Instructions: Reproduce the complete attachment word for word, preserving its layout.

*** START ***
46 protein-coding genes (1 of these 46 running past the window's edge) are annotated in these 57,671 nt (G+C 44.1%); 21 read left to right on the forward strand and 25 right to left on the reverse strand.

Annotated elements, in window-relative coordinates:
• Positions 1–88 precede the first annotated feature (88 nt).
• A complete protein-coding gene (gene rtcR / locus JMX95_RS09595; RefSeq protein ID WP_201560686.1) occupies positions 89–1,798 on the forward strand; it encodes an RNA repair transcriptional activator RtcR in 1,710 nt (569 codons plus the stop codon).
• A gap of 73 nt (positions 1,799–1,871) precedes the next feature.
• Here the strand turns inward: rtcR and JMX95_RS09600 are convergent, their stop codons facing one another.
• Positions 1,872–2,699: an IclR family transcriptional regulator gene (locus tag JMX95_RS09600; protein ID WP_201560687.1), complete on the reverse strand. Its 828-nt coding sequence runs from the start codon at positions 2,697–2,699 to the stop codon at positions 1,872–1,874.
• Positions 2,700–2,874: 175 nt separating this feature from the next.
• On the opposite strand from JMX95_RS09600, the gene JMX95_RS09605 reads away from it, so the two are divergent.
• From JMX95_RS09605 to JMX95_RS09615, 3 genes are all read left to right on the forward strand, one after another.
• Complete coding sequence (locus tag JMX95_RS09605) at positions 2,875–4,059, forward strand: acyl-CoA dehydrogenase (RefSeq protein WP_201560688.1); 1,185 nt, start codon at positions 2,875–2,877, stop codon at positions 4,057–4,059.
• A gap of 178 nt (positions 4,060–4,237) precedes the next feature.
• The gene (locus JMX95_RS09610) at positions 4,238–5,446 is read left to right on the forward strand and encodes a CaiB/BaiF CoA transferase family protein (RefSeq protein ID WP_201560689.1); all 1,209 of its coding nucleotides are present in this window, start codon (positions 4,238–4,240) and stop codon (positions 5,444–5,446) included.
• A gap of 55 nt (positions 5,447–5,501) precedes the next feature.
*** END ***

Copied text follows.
46 protein-coding genes (1 of these 46 running past the window's edge) are annotated in these 57,671 nt (G+C 44.1%); 21 read left to right on the forward strand and 25 right to left on the reverse strand.

Annotated elements, in window-relative coordinates:
• Positions 1–88 precede the first annotated feature (88 nt).
• A complete protein-coding gene (gene rtcR / locus JMX95_RS09595; RefSeq protein ID WP_201560686.1) occupies positions 89–1,798 on the forward strand; it encodes an RNA repair transcriptional activator RtcR in 1,710 nt (569 codons plus the stop codon).
• A gap of 73 nt (positions 1,799–1,871) precedes the next feature.
• Here the strand turns inward: rtcR and JMX95_RS09600 are convergent, their stop codons facing one another.
• Positions 1,872–2,699: an IclR family transcriptional regulator gene (locus tag JMX95_RS09600; protein ID WP_201560687.1), complete on the reverse strand. Its 828-nt coding sequence runs from the start codon at positions 2,697–2,699 to the stop codon at positions 1,872–1,874.
• Positions 2,700–2,874: 175 nt separating this feature from the next.
• On the opposite strand from JMX95_RS09600, the gene JMX95_RS09605 reads away from it, so the two are divergent.
• From JMX95_RS09605 to JMX95_RS09615, 3 genes are all read left to right on the forward strand, one after another.
• Complete coding sequence (locus tag JMX95_RS09605) at positions 2,875–4,059, forward strand: acyl-CoA dehydrogenase (RefSeq protein WP_201560688.1); 1,185 nt, start codon at positions 2,875–2,877, stop codon at positions 4,057–4,059.
• A gap of 178 nt (positions 4,060–4,237) precedes the next feature.
• The gene (locus JMX95_RS09610) at positions 4,238–5,446 is read left to right on the forward strand and encodes a CaiB/BaiF CoA transferase family protein (RefSeq protein ID WP_201560689.1); all 1,209 of its coding nucleotides are present in this window, start codon (positions 4,238–4,240) and stop codon (positions 5,444–5,446) included.
• A gap of 55 nt (positions 5,447–5,501) precedes the next feature.